Sunday, November 8, 2009

The Remarkable Life of the Pink Lady

As Congress debates health care, and opponents of the current proposal for reform label it "socialist," one of their chief villains is naturally Speaker of the House Nancy Pelosi. A Google search for "Nancy Pelosi socialist" turns up 630,000 or so hits. I'm not an ardent admirer of Pelosi, but observing the contumely heaped on her this month made me think of one of her predecessors, Helen Gahagan Douglas. 
I have just published a biography of Douglas by the veteran journalist and historian Sally Denton, and I confess I was fascinated to learn about Douglas's life, of which I had known little--except that she lost a famously bitter Senate election to Richard Nixon, who portrayed her as, not just a socialist, but a communist sympathizer. It's unfair that Douglas is known mainly for losing to Nixon: she was a remarkable woman, who went to Barnard and then became one of the biggest stars on Broadway.  Gifted with a beautiful voice as well as acting talent, she even performed opera and thought about becoming a prima donna--but instead followed her husband Melvyn Douglas to Hollywood. 

The plight of the poor during the Depression--and the urging of Eleanor and Franklin Roosevelt--moved Douglas to enter politics. She was elected to the House of Representatives in 1944, becoming one of the earliest women in the chamber. There she was a staunch and fervent supporter of the New Deal and other liberal causes like disarmament, until she ran into the Nixon buzzsaw. (By the way, she also carried on a long-lasting affair with a young Congressman named Lyndon Johnson.) 
When you think about the resistance, condescension, and outright abuse that has confronted contemporary figures like Pelosi or Hillary Rodham Clinton, Helen Douglas's achievements of six decades ago seem all the more impressive.  For more on Helen Gahagan Douglas and Sally Denton's biography The Pink Lady, including an interview with Sally, visit this page. 

1 comment:

jmc said...

Often unnoted is the fact that Nixon's actions became more and more sleazy as his career developed. His 1946 campaign against the liberal Jerry Voorhis was vicious in its tone and unmerciful in its applications. An unmistakably decent man, and an antiCommunist, Christian progressive, Voorhis laid out all the details of Nixon's campaign against him in his 'The Strange Case of Richard Milhous Nixon.'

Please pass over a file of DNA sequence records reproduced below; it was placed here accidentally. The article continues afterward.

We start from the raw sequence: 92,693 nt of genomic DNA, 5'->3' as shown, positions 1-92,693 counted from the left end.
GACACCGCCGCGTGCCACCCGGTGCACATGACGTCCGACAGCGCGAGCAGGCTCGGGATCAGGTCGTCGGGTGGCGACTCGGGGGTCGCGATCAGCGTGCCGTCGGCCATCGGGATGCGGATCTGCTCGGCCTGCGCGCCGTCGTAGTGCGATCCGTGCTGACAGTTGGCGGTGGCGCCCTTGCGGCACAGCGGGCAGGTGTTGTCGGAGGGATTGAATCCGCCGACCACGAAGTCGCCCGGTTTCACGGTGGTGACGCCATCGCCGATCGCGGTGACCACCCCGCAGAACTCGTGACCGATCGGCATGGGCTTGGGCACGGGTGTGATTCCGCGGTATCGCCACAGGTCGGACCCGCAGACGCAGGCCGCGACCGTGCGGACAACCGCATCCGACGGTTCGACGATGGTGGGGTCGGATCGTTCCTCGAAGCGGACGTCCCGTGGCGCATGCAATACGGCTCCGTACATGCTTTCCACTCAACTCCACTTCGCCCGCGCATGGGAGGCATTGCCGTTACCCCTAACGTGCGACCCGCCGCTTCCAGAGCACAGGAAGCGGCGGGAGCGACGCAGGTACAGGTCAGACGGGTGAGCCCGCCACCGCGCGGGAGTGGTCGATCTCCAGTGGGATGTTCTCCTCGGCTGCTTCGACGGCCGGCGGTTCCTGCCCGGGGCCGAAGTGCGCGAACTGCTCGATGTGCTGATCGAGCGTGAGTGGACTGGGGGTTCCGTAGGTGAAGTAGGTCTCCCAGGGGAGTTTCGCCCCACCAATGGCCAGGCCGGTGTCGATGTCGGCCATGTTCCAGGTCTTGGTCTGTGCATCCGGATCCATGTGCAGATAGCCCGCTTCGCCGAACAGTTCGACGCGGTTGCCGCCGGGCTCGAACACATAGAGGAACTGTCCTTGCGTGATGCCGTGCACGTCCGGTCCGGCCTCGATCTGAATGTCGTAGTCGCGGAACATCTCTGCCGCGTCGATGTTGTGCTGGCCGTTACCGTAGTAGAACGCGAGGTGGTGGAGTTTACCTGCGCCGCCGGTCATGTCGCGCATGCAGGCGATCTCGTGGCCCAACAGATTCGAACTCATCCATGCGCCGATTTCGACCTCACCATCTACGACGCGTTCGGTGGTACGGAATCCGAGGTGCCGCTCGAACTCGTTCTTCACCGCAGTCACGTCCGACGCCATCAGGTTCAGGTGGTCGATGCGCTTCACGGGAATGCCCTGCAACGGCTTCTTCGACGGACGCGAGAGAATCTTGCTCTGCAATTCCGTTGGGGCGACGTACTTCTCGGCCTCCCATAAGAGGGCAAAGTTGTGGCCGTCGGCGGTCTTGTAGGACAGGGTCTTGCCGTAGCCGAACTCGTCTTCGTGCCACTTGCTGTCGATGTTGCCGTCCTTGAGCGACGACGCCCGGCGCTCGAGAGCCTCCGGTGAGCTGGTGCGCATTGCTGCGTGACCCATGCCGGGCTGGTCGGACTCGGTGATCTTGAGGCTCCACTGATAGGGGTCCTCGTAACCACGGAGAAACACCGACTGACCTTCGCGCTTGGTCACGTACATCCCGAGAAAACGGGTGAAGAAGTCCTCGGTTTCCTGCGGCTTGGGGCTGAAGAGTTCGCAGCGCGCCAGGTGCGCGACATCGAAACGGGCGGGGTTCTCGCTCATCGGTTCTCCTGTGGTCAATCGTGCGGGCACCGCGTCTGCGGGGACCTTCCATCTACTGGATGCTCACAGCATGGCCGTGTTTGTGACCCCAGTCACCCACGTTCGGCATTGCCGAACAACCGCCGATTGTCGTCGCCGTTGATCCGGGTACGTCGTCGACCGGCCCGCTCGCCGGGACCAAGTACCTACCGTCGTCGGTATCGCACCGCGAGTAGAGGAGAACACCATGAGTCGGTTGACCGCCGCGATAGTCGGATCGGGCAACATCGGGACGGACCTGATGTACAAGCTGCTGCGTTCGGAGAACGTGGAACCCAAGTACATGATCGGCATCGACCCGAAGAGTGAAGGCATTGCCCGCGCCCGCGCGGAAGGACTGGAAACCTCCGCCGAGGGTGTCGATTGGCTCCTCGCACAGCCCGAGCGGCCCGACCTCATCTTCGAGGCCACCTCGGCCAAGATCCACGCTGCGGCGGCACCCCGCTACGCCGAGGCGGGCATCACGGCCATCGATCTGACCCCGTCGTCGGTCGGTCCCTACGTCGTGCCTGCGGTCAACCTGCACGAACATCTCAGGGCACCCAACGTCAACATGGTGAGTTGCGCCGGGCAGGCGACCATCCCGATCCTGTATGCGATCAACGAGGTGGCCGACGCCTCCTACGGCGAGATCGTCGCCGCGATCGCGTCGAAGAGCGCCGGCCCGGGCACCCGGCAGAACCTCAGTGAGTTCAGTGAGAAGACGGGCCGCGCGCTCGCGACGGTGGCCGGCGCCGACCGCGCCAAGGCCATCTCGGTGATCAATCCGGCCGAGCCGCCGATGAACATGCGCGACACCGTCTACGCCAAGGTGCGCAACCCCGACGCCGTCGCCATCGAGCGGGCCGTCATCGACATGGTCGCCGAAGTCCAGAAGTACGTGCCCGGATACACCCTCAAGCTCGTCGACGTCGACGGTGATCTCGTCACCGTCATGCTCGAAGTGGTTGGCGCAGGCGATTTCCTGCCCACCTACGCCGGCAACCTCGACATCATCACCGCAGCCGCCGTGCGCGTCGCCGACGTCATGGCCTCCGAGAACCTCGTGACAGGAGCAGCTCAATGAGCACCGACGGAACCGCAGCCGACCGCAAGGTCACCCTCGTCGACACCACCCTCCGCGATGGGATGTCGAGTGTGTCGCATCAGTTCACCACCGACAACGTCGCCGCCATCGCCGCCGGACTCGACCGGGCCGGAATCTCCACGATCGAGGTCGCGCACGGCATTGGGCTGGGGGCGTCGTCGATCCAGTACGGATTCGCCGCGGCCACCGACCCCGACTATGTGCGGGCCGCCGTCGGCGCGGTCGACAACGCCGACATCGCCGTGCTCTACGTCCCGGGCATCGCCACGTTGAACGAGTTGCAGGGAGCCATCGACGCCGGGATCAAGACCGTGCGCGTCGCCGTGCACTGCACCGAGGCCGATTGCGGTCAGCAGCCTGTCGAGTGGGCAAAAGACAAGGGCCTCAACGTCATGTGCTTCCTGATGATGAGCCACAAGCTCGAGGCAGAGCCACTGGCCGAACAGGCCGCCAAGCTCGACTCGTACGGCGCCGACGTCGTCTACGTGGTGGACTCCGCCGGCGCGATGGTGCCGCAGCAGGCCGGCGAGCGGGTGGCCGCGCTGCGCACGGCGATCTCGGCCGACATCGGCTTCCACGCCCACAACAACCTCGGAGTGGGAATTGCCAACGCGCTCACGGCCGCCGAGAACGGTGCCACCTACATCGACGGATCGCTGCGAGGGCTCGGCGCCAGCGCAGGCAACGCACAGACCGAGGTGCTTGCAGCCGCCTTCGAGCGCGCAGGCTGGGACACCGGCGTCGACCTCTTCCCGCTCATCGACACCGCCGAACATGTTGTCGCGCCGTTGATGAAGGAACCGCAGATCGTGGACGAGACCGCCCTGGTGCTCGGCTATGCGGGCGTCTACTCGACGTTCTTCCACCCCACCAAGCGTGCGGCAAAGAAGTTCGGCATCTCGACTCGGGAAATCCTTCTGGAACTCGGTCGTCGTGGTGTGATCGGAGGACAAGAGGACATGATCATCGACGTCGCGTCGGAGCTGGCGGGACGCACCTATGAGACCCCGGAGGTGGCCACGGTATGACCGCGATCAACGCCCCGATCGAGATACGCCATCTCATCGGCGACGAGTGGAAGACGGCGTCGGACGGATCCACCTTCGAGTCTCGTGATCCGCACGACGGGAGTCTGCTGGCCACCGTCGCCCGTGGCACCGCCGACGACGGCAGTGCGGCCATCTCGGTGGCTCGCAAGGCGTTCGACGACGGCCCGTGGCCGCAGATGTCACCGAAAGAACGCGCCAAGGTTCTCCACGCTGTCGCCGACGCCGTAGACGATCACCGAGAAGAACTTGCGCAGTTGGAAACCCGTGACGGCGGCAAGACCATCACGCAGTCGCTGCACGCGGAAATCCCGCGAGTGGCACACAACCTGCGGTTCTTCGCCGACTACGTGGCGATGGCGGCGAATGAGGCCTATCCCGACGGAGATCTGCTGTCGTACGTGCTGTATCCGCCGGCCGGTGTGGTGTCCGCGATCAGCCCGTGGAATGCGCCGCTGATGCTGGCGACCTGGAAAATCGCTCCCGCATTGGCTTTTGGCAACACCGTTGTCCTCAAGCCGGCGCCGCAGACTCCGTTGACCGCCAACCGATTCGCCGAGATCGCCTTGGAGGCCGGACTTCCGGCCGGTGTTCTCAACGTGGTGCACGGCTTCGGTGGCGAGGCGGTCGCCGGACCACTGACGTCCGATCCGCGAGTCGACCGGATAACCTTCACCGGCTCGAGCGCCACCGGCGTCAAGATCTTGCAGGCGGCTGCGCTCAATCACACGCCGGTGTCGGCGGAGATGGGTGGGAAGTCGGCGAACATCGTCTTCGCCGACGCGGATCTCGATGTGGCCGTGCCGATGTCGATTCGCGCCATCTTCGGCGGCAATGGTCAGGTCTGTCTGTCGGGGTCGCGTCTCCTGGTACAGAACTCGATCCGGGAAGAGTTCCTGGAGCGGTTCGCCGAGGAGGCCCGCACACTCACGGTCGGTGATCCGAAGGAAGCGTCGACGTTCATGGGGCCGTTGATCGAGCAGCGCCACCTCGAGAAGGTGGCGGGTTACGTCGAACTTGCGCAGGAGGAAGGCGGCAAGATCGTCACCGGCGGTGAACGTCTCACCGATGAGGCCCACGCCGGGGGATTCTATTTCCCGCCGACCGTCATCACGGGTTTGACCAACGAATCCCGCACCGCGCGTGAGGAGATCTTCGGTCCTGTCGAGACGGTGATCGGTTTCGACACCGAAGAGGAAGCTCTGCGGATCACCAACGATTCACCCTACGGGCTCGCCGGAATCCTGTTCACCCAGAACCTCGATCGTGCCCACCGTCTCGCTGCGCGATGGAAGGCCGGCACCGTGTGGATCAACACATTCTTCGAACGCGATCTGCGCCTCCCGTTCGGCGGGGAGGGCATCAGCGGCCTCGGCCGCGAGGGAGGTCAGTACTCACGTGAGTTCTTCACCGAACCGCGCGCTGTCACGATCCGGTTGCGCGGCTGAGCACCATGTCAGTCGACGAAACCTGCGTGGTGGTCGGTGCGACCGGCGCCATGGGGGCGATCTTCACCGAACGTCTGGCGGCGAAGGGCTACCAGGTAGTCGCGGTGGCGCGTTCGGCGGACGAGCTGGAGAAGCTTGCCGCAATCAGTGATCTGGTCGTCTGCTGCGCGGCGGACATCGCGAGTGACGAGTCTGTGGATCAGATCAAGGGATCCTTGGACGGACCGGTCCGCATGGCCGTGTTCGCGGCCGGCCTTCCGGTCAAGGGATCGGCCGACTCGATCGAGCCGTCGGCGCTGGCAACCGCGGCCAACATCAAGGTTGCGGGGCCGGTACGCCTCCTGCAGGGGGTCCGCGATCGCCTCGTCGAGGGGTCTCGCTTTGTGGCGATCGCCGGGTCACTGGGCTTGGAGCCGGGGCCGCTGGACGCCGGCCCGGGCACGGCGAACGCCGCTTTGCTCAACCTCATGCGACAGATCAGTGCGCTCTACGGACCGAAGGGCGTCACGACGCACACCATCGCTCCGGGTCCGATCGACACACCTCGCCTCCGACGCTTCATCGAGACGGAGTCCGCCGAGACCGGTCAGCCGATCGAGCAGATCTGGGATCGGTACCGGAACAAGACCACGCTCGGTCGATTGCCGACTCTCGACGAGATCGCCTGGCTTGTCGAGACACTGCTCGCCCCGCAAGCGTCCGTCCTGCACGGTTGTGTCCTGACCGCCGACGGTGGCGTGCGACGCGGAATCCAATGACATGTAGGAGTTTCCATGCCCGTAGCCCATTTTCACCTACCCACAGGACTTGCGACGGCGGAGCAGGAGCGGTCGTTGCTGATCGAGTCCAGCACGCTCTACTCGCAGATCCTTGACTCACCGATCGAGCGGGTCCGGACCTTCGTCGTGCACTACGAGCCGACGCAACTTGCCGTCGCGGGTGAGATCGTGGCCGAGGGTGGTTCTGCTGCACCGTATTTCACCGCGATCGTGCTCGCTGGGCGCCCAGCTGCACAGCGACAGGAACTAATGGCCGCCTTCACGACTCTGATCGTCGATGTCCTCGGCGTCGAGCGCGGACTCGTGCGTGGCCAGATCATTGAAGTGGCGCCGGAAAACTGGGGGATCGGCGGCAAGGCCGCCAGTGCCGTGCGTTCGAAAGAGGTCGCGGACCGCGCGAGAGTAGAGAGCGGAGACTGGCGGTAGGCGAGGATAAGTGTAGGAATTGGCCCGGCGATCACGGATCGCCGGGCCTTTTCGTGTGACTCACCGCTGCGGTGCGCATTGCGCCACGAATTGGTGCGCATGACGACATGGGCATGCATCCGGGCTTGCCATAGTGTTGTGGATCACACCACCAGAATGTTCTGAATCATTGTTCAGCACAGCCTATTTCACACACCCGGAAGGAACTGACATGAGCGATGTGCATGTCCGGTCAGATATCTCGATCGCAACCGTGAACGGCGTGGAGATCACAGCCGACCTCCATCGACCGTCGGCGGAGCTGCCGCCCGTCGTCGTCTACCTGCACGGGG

Nixon's most successful slime crusade, however, was not for public office, but as a both a persecutor and a behind the scenes instigator in collaboration with J Edgar Hoover' in a campaign against Alger Hiss, all part of the GOP war on the New Deal.

Looking back on the Hiss case at this distance in time, the major outlines of what happened have become ever more clear: Hoover and Nixon framed Alger Hiss with the help of manufactured evidence, suborned witnesses, and fabricated testimony, most of it from the psychologically unstable fantasist, Whittaker Chambers.

The famous Woodstock typewriter in the trials was in all probability manufactured at the behest of the FBI either by former agents of British/ Canadian intelligence from the socalled Camp X [see Camp X, by David Stafford, 1986], a WW II espionage training camp 100 miles east of Toronto, or by covert Toronto associates who boasted of “being able to duplicate any typewriter in the world in three days.”

As for Hoover, long since demonstrated as having been a liar, he personally saw to it in subsequent years that several other innocent people were framed and sent to prison [cf. Joseph Salvati and Peter Limone, for example, framed in order to “protect” sources.] The argument that he was above framing Hiss thus holds no water at all.

Unfortunately for Alger Hiss, a Republican judge would not allow the typewriter to be resubmitted as new evidence in an appeals trial. Consequently, Nixon's public persona as a result of Hiss's conviction catapulted him onto the Eisenhower ticket, and ultimately into the presidency. Voorhis and the “Pink Lady” were just the beginning.
jim crawford
Westwood NJ